The wobbly rupee has been on the list of everyone’s worries for about a few months now, particularly after the closing of the first quarter of the current fiscal. The Indian currency, unstable and ever-weakening since beginning of April this year, nonetheless, is responding to the aftermath of the US Federal Reserve’s skimming of its cheap credit lending policy. With the rupee breaching the 60 mark against the US dollar once again in about a week’s time, the volatility of the currency, along with the deepening crisis in which the currencies of the emerging economies are finding themselves in, points towards the larger malaise ailing the global capital market. However, the fact that the rupee suffered more than the Turkish lira and the Brazilian real, indicates that the currency value depreciation is not a sudden and isolated incident. It is, actually, the outcome of protracted policy paralysis of the current government, which had been accepting easy short-term loans from the US Federal Reserve and piling up the debt trap, which has reached gargantuan proportions by now. The unfortunate truth is that the rupee is the only Asian currency that has shown such a quick depreciation to be ranked the top five worst-performing ones, behind the South African rand and the Brazilian real, having weakened by 10 per cent since the beginning of April this year. Clearly, the official explanation that the growing clout of rupee is in sync with the current account deficit in all the emerging market economies does not hold water when compared to China or Japan, or even Singapore, which had suffered a CAD of almost 20 per cent of GDP.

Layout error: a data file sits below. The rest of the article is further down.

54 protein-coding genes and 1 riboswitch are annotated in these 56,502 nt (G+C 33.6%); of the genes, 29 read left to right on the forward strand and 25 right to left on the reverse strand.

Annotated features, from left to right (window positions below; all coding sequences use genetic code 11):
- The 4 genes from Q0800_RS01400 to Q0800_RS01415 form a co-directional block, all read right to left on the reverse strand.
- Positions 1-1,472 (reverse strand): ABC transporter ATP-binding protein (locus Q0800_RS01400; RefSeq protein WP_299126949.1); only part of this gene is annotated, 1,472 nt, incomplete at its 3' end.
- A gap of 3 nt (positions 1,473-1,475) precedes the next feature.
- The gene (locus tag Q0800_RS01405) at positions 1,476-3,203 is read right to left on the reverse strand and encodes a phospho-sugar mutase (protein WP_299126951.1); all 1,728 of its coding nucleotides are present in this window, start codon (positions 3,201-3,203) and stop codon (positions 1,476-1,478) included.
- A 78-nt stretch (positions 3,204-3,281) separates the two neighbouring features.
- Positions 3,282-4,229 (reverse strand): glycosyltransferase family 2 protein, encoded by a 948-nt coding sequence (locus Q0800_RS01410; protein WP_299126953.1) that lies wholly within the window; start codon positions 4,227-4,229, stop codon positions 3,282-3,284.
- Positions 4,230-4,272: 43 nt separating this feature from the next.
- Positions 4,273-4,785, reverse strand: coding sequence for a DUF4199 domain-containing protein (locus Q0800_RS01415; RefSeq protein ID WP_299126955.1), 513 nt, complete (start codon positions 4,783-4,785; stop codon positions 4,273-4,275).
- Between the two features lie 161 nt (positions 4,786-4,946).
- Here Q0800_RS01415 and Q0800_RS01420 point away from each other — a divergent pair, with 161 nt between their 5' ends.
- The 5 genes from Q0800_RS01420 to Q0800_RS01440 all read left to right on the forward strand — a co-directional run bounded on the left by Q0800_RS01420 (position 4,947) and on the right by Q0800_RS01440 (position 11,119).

The deeper problem that needs to be unearthed is that the Indian economy is buried under a tremendously high external debt, which has ballooned up to four times the figures that were valid a decade back. For example, it was about USD 100 billion in 2004, yet in March 2013, the sum has assumed the enormous proportions standing at USD 390 billion. Of this, short-term yearly loans that could send shock waves through the credit-hungry Indian business sector if withdrawn, contribute a mammoth USD 172 billion, thus pointing towards the extreme vulnerability of the Indian fiscal structure to the US Federal Reserve and its global monetary policies. It must be remembered that easy credit was practiced by the US after the 2008 Wall Street crash, so as to encourage liquid money and prop up the sagging American economy. However, as the cheap money inflow dries up, sections of the businesses from developing economies, including those from the Indian sector, that were getting dependent on the low interest loans, are bound to face the brunt. With the rupee dipping, import levels rising and export going down, it’s a fiscal quagmire that is likely to worsen in the months to come. However, the UPA government seems to have dispensed fiscal correction as a possible poll plank and is instead busy shoving the blame on the flimsy CAD. Evidently, UPA neither has the political determination, nor the economic vision, to bring India out of the vicious downward spiral that it’s hurtling to.